LISTEN: Here is a great radio ad for CHARLIE GRACIE's latest CD: ANGEL ON MY SHOULDER, featuring DEE DEE SHARP on Lanark Records Click on the Mp3 File and ENJOY! 
Fresh Charlie Gracie and Paul McCartney pics coming soon!  When Sir Paul's people send us the official photos (in a month's time, as we were told) I'll forward them to you should would wish to share them in your blog.
I still can't believe I met him myself! He was very down to earth and extremely respectful of my dad and mom. He loved my dad's autobiography: ROCK AND ROLL's HIDDEN GIANT (Alfred Music  Publishing ) and held it up high in the photos that were taken.
Of course, Sir Paul contributed to the Foreword in my dad's book. He covered one of my dad's late 50's hits 'Fabulous' back in 1999 as part of his Run Devil Run cd series.
My dad is certainly one of the privileged and pervious few in the USA, to have a direct musical link to Paul -- which dates back to the very beginning!
When my dad headlined the Liverpool Empire Theater in 1957, Paul and a couple of the boys were in those audiences taking it all in.
Paul delights in recounting the story of watching my dad, Charlie, Sr., performing his uniquely rapid-fire version of Guitar Boogie. It left quite an impression. There's a live version by my dad on YouTube performed at a Bowser show which has close to 300,000 views. It's always a show stopper. He also played it at an appearance this past Friday night!
So thanks very much again -- and stand by for an update and photos.
My dad heads off to Great Britain July 1-8 to headline the Wildest Kats In Town R&R Festival in Suffolk. He returns to the UK again in November for a extended show tour.
Best wishes,
Charlie JR. 

As a long time Emitt Rhodes fans, I was happy to receive this email from Clark Besch the other day:  
Why has this great talented man wasted his life away since 1973?  What a shame.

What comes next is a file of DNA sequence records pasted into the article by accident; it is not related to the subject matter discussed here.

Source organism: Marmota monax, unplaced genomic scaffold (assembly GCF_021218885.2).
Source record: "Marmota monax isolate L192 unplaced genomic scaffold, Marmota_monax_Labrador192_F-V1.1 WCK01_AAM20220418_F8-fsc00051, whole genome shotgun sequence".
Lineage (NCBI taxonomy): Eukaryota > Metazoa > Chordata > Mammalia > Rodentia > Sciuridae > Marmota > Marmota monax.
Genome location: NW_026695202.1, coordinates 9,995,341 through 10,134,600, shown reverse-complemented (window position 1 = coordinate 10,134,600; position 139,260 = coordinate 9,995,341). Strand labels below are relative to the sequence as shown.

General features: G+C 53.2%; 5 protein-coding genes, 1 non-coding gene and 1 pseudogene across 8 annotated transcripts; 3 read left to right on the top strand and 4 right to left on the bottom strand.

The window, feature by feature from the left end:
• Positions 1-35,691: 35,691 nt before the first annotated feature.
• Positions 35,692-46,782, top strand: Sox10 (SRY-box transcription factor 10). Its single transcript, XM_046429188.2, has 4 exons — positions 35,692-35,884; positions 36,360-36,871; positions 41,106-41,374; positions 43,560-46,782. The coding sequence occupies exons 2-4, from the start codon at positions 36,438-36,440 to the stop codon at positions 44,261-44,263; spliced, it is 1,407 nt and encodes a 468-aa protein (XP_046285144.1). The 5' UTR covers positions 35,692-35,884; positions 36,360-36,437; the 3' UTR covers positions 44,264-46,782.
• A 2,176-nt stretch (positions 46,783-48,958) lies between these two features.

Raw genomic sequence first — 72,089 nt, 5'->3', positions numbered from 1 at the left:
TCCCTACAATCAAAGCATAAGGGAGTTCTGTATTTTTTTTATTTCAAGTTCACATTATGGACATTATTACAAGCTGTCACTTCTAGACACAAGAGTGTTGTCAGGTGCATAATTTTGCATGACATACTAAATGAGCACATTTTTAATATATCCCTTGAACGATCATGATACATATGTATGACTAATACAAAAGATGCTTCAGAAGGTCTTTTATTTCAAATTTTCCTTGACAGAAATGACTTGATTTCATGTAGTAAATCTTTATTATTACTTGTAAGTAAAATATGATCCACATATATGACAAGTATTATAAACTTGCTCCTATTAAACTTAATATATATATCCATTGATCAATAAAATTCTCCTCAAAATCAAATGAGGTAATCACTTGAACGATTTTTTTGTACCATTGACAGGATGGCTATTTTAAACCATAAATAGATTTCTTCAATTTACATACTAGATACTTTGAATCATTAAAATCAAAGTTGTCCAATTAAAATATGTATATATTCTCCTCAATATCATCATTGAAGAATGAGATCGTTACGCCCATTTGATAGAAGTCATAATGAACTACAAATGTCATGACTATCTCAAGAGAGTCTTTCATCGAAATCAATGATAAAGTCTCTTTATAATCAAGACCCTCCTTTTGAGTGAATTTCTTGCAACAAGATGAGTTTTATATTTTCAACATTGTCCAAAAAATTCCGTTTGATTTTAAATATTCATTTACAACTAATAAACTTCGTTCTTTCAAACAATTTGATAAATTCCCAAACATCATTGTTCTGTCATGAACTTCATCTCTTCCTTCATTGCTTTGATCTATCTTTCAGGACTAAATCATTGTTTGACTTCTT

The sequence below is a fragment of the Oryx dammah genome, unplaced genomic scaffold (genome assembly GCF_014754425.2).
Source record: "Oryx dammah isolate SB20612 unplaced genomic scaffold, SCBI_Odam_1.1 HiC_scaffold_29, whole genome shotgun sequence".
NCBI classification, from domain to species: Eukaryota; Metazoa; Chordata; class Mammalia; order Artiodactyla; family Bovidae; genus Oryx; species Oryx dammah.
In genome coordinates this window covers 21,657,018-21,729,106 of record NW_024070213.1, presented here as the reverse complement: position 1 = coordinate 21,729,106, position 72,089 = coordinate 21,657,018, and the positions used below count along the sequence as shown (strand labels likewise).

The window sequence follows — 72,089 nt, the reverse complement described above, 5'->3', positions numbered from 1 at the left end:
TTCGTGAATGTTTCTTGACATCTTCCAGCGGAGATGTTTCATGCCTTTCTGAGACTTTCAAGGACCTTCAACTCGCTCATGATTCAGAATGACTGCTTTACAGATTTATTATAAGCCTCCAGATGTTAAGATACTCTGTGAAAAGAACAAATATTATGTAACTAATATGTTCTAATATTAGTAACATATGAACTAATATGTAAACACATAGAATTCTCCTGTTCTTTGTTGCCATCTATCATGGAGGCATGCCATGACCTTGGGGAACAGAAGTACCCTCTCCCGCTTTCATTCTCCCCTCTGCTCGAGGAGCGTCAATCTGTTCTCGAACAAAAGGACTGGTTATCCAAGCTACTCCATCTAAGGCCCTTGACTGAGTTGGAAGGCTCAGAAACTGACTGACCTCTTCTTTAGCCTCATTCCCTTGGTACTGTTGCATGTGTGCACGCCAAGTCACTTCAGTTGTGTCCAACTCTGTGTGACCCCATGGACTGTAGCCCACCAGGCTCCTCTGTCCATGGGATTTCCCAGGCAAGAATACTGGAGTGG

Thanks, Clark ... your email prompted me to seek out this elusive documentary ... and while I didn't find it, I DID find this rather lengthy interview from 2010 ...
Amazing interview.  Love & Mercy Part 2!  Just like with Love & Mercy, thanks, I'm glad I heard this.  AND yet I feel so sad.  His new songs aren't bad at all, unlike what I expected them to be.
If anybody out there has the means to get me a copy of the "One-Man Beatles" / Emitt Rhodes documentary, I NEED to see it!!!  Please email me privately.  Thank you!  (kk)
Speaking of documentaries (Rock Docs???), the one profiling The Seeds will be showing in Oregon later this month.  You can check out all the details here:

Here's some unfortunate news about someone fans of 1960's radio might remember. 
I used to like to flip between WLS and WVON.  Some great music you didn't hear anywhere else.
Ed Erxleben
Former WVON personality Lucky Cordell, daughter critically hurt in South Shore fire     

The "Satisfaction" Countdown continues, courtesy of Bob Merlis ...     

The penultimate installment of our weekly countdown chronicling the march up the charts of The Rolling Stones’ “(I Can’t Get No) Satisfaction” is upon us.  
As we’ve been telling you, it was the very first Rolling Stones’ record to get to #1 in the US and that happened in the issues of Billboard, Cashbox dated July 10 and in the issue of Record World dated July 3 — there were three competing music biz trades back then.  If you were anywhere over that July 4th holiday 50 years ago you would have heard “Satisfaction” on hundreds of transistor radios at the beach and from un-airconditioned cars blaring out from rolled-down windows. 
We found the Cash Box Top 100 from the week of July 3, 1965 which, like Record World the previous week, had it poised to depose The Byrds’ folk rock take on Dylan’s “Mr. Tambourine Man” from the top slot.  It knocked out The Four Tops’ “I Can’t Help Myself” to get to #1 in Billboard. 
See below for more information about ABKCO’s 50th anniversary limited edition 12”, 45 rpm release of “Satisfaction” that’s out on July 10th to commemorate the milestone.  We’ve added a shot of the record that shows the label which replicates the art seen on the original London Records’ pressing. 

Released during the first week of June in 1965, “(I Can’t Get No) Satisfaction” by the Rolling Stones proved to be a monumental single, not just in terms of airplay and chart position (their first U.S. #1), but also in terms of shaping popular music. The song that, according to Newsweek, contains the “five notes that shook the world” has proven itself timeless. A half-century later, the Rolling Stones played the song as their finale on the opening night of their Zip Code Tour of North America 2015.    
The idea of writing a song around a riff (a repeating sequence of notes), rather than a vocal melody or chord progression, though not unprecedented at the time, had yet to take rock music by storm. “Satisfaction” was the storm. Over the course of the next several years, the shift in focus towards the riff took hold, and can be still heard in popular music today.